Blocking Big Brother Constitutional Court Unplugs Data Law
After 30,000 Germans filed a class-action suit, Germany's constitutional court in Karlsruhe blocked large parts of a new data-collection bill lawmakers say will help stop terror attacks. Opponents say it goes too far.
A court in Karlsruhe unplugged a new German data-collection law that would have allowed the government easy access to phone and internet records.
The law gave the federal government broad access to stored telephone and Internet data -- including e-mail addresses, length of call and numbers dialled -- for a six-month period. In the case of cell phone calls, service providers could potentially save data on the location calls were made from.
The law went into effect in January. But on Wednesday the German Constitutional Court in Karlsruhe issued an injunction against it, declaring parts of the law unconstitutional pending further review.
The ruling essentially restores the pre-January status quo: Data will still be saved, but authorities will only be allowed to access it under extreme circumstances, and with a warrant. Accessing the data will be allowed only when other avenues of investigation are blocked or hopeless.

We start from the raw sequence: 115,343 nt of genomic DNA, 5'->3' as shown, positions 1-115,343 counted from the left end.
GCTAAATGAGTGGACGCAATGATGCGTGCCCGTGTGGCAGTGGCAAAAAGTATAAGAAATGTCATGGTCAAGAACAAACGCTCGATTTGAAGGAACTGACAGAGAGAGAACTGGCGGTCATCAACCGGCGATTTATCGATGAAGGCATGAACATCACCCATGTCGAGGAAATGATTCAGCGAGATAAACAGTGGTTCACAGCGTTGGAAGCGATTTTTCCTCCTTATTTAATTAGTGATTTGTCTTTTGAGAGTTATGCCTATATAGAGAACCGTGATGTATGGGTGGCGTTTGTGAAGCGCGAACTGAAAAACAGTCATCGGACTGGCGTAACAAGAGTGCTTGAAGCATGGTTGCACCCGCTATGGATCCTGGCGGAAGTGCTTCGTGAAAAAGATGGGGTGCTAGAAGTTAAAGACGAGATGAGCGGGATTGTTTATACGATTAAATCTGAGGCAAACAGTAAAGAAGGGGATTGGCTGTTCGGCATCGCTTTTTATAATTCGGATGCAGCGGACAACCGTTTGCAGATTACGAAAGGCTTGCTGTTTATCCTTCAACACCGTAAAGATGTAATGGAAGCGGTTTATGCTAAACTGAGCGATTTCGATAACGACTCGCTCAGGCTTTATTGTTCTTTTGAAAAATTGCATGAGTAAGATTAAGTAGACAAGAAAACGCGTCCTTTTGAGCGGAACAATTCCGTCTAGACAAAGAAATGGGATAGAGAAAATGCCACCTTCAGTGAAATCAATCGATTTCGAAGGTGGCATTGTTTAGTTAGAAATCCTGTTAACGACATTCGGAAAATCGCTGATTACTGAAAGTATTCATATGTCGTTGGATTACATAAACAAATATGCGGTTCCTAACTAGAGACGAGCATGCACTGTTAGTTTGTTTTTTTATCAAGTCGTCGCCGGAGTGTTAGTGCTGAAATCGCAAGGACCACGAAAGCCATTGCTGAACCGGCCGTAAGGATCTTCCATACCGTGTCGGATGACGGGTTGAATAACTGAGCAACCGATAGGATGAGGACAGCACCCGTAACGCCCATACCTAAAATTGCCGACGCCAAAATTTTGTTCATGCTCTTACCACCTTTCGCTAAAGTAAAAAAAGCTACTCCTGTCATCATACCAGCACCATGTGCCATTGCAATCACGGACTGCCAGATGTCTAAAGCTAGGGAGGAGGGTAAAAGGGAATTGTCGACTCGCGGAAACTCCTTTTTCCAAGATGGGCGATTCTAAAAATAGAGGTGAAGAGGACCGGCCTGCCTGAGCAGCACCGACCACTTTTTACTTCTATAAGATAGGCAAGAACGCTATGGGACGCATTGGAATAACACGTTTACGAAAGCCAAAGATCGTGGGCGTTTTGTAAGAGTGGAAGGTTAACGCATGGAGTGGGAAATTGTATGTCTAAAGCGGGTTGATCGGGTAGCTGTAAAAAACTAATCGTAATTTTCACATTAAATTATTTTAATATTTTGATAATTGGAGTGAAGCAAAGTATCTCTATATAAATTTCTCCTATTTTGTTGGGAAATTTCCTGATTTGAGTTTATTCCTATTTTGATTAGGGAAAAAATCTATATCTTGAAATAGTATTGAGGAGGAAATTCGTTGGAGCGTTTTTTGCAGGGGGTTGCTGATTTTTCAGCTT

The bill has caused controversy over the past few months, as privacy advocates and civil rights groups criticized its scope. Opponents said it would make massive amounts of personal data vulnerable to misuse. They also complained that private information could be given to foreign intelligence services, like the CIA, who could then use the information in ways not covered by German law.
The bill's opponents also said the law would be used by big entertainment companies to pursue and prosecute people who illegally download music and movies. For now, using the saved data for such purposes has been ruled out by the constitutional court.
Wednesday's ruling was a response to a class-action suit with over 30,000 participants, brought before the court on Dec. 31, 2007 amid a nationwide controversy. The verdict was not a surprise -- the Karlsruhe court has been leaning for months toward individual rights in cases of government data collection. In February it even established a new "fundamental right" for German citizens to trustworthy, surveillance-free computer systems.
Politicians from the libertarian-minded Free Democrats (FDP) were instrumental in opposing the data-collection bill. In Hamburg, demonstrators staged a mock funeral marking the "Death of Privacy." Privacy advocates praised the court's decision today, while lawmakers were asked to report on its consequences by the end of the year.
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